Lacina Coulibaly: Sen Koro La (“Right of Initiates”)
Nora Chipaumire: Dark Swan
Passion Fruit Dance Company: Dance Within Your Dance
Les Ballet Afrik: Sila Djiguba (The Path to Hope)
New York, Harlem Stage
4 May 2018
For 20 years Harlem Stage has presented emerging and established choreographers in its E-Moves series, and 2018’s installment featured a diverse cross-section of styles and influences. In addition to the three works performed each night of the run, four female choreographers were chosen to present ‘pop-up’ performances, a different one each night.
Friday night’s ‘pop-up’ was Passion Fruit Dance Company’s Dance Within Your Dance, which received well-deserved hoots and hollers from the audience. Originally hailing from Switzerland, choreographer Tatiana Desardouin is a founding member of Geneva’s first hip-hop dance company, Continuum, and is now based in the U.S., teaching and running her own troupe PFDC. Friday she was joined onstage by fellow company members: the lithe Mai Lê Ho and polished Lauriane Ogay.
Dance Within Your Dance is a slick, energetic foray into the movement conversations that happen between dancers while dancing. The work was created with the concept of a groove in mind – the concept itself, what it looks like on your body, what it is musically, rhythmically, how it influences instinctive movement, and how different bodies express it. The definition of a groove is articulated with aplomb by these three dancers, who swivel hips, slink, slide and drop their bodies into these rhythms with enviable flow. Using a mixture of hip-hop, house and urban dance styles, the three women glance at each other knowingly, feed off one another, while maintaining their own distinct style.
The elegance of Dance Within Your Dance cannot be overstated, there is something about Desardouin’s aesthetic that defies the popular image of choppy, hard and robotic urban dance movement. Her choreography is not without angles, popping and high energy – in one section the three of them whip up a froth, later traversing vast swathes of the stage in a short time – but it all glides effortlessly. The women wear trousers and blouses buttoned up to the collar, their hands at times in their pockets, drawing their shoulders down (without slouching) and the centre of gravity into the hips, something about this looks more refined than the fanciest tuxedo on the planet.
Ousmane Wiles (also known as Omari Mizrahi) conjured up a group of dancers and the troupe, Les Ballet Afrik, made their debut at Harlem Stage. Featuring seven dancers and set to an epic mix by DJ Dany Ramas, Sila Djiguba (The Path to Hope) was a blistering frenzy of frenetic energy, and an amalgam of traditional and contemporary dance styles. The Senegal-born dancer has trained in a variety of styles which shows in his choreography. His parents founded the Maimouna Keita School of African Dance, and he himself teaches West African dance in addition to voguing (he has been crowned Legend in NYC’s Vogue Ballroom scene).
Like Passion Fruit Dance Company, his latest piece was inspired by the “non-verbal exchange” that occurs between dancers, which for him can reference West African dance circles or voguing games. Opening with vast, expansive movement from Wiles, seven dancers join him and sync into knife-like movements, digging into the floor, popping and locking with militaristic athleticism. The piece exhibits flashes of choreography which wouldn’t be out of place onstage at a large arena concert for a major pop star. Also present are many elements of voguing, particularly face framing hand gestures. In certain sections, dancers strike statuesque poses and flow out of them, as if they are temple statues from Southeast Asia come to life.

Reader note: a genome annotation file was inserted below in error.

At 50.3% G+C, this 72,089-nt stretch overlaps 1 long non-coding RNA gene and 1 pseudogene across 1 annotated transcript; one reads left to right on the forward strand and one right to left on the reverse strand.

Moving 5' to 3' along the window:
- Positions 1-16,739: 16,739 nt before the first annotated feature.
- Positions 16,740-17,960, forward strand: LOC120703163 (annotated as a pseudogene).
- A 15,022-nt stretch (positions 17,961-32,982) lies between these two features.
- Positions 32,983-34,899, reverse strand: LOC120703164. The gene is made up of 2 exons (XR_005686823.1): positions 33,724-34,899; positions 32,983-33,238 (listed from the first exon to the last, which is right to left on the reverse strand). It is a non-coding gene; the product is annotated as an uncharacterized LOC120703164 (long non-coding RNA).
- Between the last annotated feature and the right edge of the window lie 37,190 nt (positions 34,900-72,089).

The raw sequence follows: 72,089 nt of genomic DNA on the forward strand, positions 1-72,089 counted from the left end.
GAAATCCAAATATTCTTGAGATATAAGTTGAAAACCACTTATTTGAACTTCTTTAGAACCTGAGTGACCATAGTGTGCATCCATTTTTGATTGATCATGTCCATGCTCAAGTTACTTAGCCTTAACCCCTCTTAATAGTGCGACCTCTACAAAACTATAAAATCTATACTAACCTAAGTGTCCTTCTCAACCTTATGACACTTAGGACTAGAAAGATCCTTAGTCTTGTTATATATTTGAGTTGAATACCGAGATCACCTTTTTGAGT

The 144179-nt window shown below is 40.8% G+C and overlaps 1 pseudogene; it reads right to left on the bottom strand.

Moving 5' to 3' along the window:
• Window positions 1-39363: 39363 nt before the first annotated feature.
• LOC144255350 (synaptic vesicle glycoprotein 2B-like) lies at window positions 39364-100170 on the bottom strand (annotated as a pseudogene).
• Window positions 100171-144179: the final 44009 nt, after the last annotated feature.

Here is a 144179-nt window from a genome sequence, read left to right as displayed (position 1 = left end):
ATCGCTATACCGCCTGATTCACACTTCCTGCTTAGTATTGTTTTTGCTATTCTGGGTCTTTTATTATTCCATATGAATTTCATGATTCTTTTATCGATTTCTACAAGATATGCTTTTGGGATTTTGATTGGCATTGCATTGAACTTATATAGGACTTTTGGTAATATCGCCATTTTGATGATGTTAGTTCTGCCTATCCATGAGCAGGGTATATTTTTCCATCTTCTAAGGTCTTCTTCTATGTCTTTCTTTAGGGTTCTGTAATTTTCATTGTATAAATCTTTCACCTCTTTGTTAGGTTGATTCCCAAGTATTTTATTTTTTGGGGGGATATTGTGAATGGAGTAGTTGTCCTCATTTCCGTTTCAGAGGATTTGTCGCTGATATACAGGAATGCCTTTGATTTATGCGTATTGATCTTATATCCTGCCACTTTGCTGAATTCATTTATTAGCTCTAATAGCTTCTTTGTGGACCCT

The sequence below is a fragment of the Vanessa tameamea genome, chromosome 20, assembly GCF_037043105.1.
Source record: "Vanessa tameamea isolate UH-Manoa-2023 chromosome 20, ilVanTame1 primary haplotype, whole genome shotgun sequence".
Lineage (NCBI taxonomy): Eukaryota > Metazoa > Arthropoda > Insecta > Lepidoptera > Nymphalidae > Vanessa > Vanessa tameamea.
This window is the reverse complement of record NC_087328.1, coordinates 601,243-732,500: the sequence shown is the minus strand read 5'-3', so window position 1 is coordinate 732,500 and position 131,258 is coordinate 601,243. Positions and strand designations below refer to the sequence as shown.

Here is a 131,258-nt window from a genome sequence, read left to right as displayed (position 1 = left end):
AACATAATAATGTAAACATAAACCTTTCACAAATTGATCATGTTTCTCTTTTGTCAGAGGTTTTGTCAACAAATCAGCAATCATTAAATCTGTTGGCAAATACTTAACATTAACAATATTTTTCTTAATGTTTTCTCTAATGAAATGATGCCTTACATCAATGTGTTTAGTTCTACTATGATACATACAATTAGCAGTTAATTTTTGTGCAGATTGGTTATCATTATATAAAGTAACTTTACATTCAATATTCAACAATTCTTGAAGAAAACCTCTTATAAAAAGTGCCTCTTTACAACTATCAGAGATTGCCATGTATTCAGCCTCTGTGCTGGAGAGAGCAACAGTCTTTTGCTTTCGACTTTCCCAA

The opening works were less immediate and more pensive. Lacina Coulibaly, from Burkina Faso, performed Sen Koro La or “The Rite of Initiates.” Bare chested with a flowing white skirt, Coulibaly focused a lot on his feet, curling them towards himself in a scooping motion, his body hunched over. Originally choreographed for two people, Coulibaly performed it solo and it’s difficult to know if the duet version would have been more engaging. Coulibaly’s movement is slow and steady, punctuated occasionally with shimmying convulsions; consistent dancing episodes felt few and far between compared to slower, meditative motion.
Spasms also featured heavily in Nora Chipaumire’s piece Dark Swan Revival which, for New York’s performance, the Zimbabwean artist set for the first time on another dancer – Shamar Watt (the original was simply Dark Swan). Without having seen Chipaumire’s original version which was intended as a tribute to African woman, it’s tough to figure out if Watt’s near orgasmic spasms and audible breathing were exaggerated, on point, or unique to his particular performance (there was also crotch stroking). Mostly standing within a small white square onstage, Watt moved within this small footprint for a long time with no music, while someone in a balaclava sat on a skateboard and shone a light on him. The minimal movement was done in silence before Saint-Saens’ music Fokine used for Dying Swan came on-and the minimalistic, spasmodic movements continued with the occasional reference to swan arms. The dance aspects of both works felt nominal compared to their more performance art traits.